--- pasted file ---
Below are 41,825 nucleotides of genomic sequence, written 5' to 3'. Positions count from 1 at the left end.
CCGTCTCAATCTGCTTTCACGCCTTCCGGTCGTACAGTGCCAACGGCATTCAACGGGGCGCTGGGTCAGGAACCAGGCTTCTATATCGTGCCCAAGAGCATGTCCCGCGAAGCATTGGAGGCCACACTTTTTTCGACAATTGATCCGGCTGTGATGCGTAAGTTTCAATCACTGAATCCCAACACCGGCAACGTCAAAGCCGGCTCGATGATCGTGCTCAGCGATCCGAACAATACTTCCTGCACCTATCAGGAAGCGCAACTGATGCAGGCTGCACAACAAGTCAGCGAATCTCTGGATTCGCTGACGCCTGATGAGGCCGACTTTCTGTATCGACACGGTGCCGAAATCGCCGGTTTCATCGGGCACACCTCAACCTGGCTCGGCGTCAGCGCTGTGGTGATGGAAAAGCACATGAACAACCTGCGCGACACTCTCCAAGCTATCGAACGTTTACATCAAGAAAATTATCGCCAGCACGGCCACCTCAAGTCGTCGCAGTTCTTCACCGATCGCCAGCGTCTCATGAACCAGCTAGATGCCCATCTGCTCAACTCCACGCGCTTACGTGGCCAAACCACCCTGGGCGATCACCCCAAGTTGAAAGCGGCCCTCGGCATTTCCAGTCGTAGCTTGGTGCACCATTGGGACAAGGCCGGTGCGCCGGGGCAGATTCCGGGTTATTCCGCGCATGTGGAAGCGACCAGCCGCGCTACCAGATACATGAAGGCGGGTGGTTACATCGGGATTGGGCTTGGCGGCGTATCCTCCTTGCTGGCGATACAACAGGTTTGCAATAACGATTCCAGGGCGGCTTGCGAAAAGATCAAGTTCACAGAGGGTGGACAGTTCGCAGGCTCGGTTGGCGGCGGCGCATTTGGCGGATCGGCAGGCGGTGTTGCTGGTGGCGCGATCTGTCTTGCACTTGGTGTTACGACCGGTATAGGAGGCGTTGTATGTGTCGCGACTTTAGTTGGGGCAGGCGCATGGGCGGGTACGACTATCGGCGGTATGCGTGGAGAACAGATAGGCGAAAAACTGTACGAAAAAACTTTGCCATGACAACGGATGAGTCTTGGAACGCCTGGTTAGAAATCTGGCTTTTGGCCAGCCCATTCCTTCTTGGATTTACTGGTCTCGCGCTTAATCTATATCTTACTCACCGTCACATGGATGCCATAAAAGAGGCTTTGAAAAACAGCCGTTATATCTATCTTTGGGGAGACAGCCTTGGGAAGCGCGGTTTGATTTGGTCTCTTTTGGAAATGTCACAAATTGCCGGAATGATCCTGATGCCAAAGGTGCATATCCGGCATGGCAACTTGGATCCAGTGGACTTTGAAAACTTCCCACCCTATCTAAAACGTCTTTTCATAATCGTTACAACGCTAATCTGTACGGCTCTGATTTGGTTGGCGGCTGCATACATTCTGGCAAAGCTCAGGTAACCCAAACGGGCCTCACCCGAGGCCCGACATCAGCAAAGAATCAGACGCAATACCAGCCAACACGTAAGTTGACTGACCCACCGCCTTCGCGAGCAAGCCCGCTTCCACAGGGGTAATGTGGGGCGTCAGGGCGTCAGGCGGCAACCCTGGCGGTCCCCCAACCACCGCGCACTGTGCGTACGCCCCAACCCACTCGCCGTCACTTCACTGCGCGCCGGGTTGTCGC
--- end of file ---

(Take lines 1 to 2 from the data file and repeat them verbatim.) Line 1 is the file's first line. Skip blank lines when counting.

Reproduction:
Below are 41,825 nucleotides of genomic sequence, written 5' to 3'. Positions count from 1 at the left end.
CCGTCTCAATCTGCTTTCACGCCTTCCGGTCGTACAGTGCCAACGGCATTCAACGGGGCGCTGGGTCAGGAACCAGGCTTCTATATCGTGCCCAAGAGCATGTCCCGCGAAGCATTGGAGGCCACACTTTTTTCGACAATTGATCCGGCTGTGATGCGTAAGTTTCAATCACTGAATCCCAACACCGGCAACGTCAAAGCCGGCTCGATGATCGTGCTCAGCGATCCGAACAATACTTCCTGCACCTATCAGGAAGCGCAACTGATGCAGGCTGCACAACAAGTCAGCGAATCTCTGGATTCGCTGACGCCTGATGAGGCCGACTTTCTGTATCGACACGGTGCCGAAATCGCCGGTTTCATCGGGCACACCTCAACCTGGCTCGGCGTCAGCGCTGTGGTGATGGAAAAGCACATGAACAACCTGCGCGACACTCTCCAAGCTATCGAACGTTTACATCAAGAAAATTATCGCCAGCACGGCCACCTCAAGTCGTCGCAGTTCTTCACCGATCGCCAGCGTCTCATGAACCAGCTAGATGCCCATCTGCTCAACTCCACGCGCTTACGTGGCCAAACCACCCTGGGCGATCACCCCAAGTTGAAAGCGGCCCTCGGCATTTCCAGTCGTAGCTTGGTGCACCATTGGGACAAGGCCGGTGCGCCGGGGCAGATTCCGGGTTATTCCGCGCATGTGGAAGCGACCAGCCGCGCTACCAGATACATGAAGGCGGGTGGTTACATCGGGATTGGGCTTGGCGGCGTATCCTCCTTGCTGGCGATACAACAGGTTTGCAATAACGATTCCAGGGCGGCTTGCGAAAAGATCAAGTTCACAGAGGGTGGACAGTTCGCAGGCTCGGTTGGCGGCGGCGCATTTGGCGGATCGGCAGGCGGTGTTGCTGGTGGCGCGATCTGTCTTGCACTTGGTGTTACGACCGGTATAGGAGGCGTTGTATGTGTCGCGACTTTAGTTGGGGCAGGCGCATGGGCGGGTACGACTATCGGCGGTATGCGTGGAGAACAGATAGGCGAAAAACTGTACGAAAAAACTTTGCCATGACAACGGATGAGTCTTGGAACGCCTGGTTAGAAATCTGGCTTTTGGCCAGCCCATTCCTTCTTGGATTTACTGGTCTCGCGCTTAATCTATATCTTACTCACCGTCACATGGATGCCATAAAAGAGGCTTTGAAAAACAGCCGTTATATCTATCTTTGGGGAGACAGCCTTGGGAAGCGCGGTTTGATTTGGTCTCTTTTGGAAATGTCACAAATTGCCGGAATGATCCTGATGCCAAAGGTGCATATCCGGCATGGCAACTTGGATCCAGTGGACTTTGAAAACTTCCCACCCTATCTAAAACGTCTTTTCATAATCGTTACAACGCTAATCTGTACGGCTCTGATTTGGTTGGCGGCTGCATACATTCTGGCAAAGCTCAGGTAACCCAAACGGGCCTCACCCGAGGCCCGACATCAGCAAAGAATCAGACGCAATACCAGCCAACACGTAAGTTGACTGACCCACCGCCTTCGCGAGCAAGCCCGCTTCCACAGGGGTAATGTGGGGCGTCAGGGCGTCAGGCGGCAACCCTGGCGGTCCCCCAACCACCGCGCACTGTGCGTACGCCCCAACCCACTCGCCGTCACTTCACTGCGCGCCGGGTTGTCGC